I did also take a look at thermals. I ran the AIDA64 Stress Test on the FPU setting which is extremely demanding and once things were warmed up I took a look using the FLIR around the CPU socket and down in the bottom half of the board around the chipset. What I found around the socket was to be expected, the power circuitry gets hot with the hottest point being around 161c. The great heatsinks did work on keeping things cool and even after running for a while they were staying cooler at just under 140c. Around the chipset there was some additional heat over the room temperature coming out from under the multiple covers and heatsinks but not enough to be considered hot or an issue.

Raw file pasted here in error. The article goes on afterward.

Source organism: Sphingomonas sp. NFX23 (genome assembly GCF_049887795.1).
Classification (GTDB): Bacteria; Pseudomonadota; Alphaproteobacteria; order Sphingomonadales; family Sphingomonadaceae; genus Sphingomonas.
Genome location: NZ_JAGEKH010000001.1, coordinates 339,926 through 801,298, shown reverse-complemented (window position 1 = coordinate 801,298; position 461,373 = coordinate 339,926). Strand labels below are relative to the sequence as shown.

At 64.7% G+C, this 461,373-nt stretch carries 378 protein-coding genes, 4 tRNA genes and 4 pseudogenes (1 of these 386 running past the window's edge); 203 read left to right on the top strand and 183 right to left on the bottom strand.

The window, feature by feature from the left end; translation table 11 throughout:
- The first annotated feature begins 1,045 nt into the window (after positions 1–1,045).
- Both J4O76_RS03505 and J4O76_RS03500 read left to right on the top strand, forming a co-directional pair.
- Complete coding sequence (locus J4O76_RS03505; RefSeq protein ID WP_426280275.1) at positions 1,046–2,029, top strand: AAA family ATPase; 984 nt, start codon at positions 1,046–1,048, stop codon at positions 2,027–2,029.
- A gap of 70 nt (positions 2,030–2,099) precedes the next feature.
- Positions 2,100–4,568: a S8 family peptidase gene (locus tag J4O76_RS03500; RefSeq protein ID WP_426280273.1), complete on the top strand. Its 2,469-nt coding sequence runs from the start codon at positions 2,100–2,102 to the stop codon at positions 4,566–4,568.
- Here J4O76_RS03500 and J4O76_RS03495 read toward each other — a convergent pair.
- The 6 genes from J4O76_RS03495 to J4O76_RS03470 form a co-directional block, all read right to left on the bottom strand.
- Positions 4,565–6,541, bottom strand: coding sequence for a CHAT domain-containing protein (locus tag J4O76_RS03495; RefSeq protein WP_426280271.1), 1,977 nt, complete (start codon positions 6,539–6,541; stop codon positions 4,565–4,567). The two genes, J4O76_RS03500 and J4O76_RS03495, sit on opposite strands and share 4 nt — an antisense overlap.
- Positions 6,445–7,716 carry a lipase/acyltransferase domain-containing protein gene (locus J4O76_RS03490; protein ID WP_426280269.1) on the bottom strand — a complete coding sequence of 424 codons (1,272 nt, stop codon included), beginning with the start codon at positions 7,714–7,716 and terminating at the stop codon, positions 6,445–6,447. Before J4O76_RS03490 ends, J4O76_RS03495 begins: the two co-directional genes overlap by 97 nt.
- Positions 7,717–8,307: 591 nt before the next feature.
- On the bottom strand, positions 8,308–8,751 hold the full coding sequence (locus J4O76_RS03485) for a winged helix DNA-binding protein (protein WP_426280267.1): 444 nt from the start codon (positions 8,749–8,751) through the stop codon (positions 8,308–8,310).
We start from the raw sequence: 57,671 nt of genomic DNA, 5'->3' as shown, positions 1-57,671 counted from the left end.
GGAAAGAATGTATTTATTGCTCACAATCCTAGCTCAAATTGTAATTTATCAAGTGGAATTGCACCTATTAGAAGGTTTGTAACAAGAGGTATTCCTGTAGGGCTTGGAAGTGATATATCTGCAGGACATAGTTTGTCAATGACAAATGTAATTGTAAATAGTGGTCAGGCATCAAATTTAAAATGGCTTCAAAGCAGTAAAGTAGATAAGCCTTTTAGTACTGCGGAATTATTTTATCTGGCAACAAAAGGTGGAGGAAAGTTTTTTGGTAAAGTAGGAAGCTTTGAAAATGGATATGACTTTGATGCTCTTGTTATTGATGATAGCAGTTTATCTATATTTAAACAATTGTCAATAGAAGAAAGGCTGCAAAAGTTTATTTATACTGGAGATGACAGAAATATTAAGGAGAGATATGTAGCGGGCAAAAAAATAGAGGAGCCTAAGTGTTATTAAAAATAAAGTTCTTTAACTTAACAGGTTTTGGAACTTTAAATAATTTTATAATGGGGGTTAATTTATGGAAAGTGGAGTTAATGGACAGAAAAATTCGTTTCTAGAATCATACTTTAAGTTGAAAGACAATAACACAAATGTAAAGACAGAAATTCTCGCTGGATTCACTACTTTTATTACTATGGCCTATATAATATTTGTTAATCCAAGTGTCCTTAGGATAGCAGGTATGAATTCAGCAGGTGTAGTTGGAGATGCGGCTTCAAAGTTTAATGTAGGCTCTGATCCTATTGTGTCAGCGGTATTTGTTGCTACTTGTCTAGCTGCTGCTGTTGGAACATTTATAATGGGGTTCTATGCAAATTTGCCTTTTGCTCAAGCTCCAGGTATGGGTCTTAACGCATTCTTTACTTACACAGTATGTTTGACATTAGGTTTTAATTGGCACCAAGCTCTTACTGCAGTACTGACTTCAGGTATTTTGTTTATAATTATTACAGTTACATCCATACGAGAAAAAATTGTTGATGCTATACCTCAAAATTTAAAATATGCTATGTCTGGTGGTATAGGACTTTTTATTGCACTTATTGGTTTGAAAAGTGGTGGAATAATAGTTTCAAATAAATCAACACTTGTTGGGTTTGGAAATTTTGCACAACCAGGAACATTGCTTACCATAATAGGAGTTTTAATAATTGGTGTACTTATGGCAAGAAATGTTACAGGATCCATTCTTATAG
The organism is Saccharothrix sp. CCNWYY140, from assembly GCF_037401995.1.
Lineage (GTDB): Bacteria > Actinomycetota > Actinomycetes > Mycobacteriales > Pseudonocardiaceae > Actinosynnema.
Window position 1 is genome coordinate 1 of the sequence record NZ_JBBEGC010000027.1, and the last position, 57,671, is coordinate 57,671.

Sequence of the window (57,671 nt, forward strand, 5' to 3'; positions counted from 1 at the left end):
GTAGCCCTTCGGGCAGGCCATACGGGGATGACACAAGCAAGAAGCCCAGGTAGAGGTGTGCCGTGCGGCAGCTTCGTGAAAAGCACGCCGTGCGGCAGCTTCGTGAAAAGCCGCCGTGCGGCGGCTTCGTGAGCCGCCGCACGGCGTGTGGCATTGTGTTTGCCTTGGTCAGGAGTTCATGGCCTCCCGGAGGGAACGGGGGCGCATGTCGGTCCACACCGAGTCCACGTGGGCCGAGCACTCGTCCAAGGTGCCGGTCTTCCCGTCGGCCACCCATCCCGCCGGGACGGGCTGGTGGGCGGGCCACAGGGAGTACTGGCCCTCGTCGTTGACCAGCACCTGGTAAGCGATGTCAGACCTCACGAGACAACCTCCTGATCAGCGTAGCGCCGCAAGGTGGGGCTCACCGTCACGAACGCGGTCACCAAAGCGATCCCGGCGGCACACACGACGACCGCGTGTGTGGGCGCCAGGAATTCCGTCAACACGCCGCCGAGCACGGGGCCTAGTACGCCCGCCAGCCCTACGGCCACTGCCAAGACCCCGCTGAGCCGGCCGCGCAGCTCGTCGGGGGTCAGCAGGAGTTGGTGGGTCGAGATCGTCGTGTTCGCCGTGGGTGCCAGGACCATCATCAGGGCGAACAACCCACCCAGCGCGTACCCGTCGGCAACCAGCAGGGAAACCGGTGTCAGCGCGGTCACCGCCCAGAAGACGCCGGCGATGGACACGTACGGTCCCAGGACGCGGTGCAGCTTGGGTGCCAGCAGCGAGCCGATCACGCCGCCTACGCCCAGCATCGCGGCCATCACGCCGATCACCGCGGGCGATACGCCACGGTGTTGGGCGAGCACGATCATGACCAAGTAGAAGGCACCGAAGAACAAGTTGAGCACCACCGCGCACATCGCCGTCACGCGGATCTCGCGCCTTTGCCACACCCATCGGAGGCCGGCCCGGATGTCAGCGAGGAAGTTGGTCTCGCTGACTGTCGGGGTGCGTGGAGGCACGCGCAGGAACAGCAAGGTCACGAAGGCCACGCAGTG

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I did also take a look at the board's lighting. This consisted of the lighting on the rear I/O cover which by default was orange and the backlit eagle logo on top of the chipset cooler. There is also the status LEDs which were up in the top right corner. I like the lighting design on top of the rear I/O and how it slips up under the branding there.

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Overall and Final Verdict